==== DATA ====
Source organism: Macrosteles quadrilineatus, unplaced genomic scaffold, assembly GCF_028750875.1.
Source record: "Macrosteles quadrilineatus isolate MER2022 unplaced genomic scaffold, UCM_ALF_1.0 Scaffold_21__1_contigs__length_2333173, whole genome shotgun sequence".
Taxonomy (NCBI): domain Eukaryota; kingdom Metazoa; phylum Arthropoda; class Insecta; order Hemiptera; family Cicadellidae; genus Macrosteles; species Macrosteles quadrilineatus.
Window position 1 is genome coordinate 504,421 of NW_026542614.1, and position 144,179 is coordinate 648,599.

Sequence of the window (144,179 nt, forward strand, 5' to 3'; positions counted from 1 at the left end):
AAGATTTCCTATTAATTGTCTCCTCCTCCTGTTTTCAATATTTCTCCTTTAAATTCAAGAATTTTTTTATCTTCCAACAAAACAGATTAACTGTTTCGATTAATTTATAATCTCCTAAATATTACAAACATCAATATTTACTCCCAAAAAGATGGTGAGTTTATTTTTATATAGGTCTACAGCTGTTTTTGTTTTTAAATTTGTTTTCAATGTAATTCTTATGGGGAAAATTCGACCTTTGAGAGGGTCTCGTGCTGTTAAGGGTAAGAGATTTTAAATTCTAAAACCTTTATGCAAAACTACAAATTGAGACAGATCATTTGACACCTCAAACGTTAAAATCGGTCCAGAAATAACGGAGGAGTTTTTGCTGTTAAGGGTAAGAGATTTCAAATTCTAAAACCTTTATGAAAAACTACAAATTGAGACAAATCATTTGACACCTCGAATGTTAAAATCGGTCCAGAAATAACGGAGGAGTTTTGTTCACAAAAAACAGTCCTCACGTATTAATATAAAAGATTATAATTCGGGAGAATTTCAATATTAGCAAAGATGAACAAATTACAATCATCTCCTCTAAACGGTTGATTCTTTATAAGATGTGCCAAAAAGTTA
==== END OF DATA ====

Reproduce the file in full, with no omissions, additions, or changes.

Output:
Source organism: Macrosteles quadrilineatus, unplaced genomic scaffold, assembly GCF_028750875.1.
Source record: "Macrosteles quadrilineatus isolate MER2022 unplaced genomic scaffold, UCM_ALF_1.0 Scaffold_21__1_contigs__length_2333173, whole genome shotgun sequence".
Taxonomy (NCBI): domain Eukaryota; kingdom Metazoa; phylum Arthropoda; class Insecta; order Hemiptera; family Cicadellidae; genus Macrosteles; species Macrosteles quadrilineatus.
Window position 1 is genome coordinate 504,421 of NW_026542614.1, and position 144,179 is coordinate 648,599.

Sequence of the window (144,179 nt, forward strand, 5' to 3'; positions counted from 1 at the left end):
AAGATTTCCTATTAATTGTCTCCTCCTCCTGTTTTCAATATTTCTCCTTTAAATTCAAGAATTTTTTTATCTTCCAACAAAACAGATTAACTGTTTCGATTAATTTATAATCTCCTAAATATTACAAACATCAATATTTACTCCCAAAAAGATGGTGAGTTTATTTTTATATAGGTCTACAGCTGTTTTTGTTTTTAAATTTGTTTTCAATGTAATTCTTATGGGGAAAATTCGACCTTTGAGAGGGTCTCGTGCTGTTAAGGGTAAGAGATTTTAAATTCTAAAACCTTTATGCAAAACTACAAATTGAGACAGATCATTTGACACCTCAAACGTTAAAATCGGTCCAGAAATAACGGAGGAGTTTTTGCTGTTAAGGGTAAGAGATTTCAAATTCTAAAACCTTTATGAAAAACTACAAATTGAGACAAATCATTTGACACCTCGAATGTTAAAATCGGTCCAGAAATAACGGAGGAGTTTTGTTCACAAAAAACAGTCCTCACGTATTAATATAAAAGATTATAATTCGGGAGAATTTCAATATTAGCAAAGATGAACAAATTACAATCATCTCCTCTAAACGGTTGATTCTTTATAAGATGTGCCAAAAAGTTA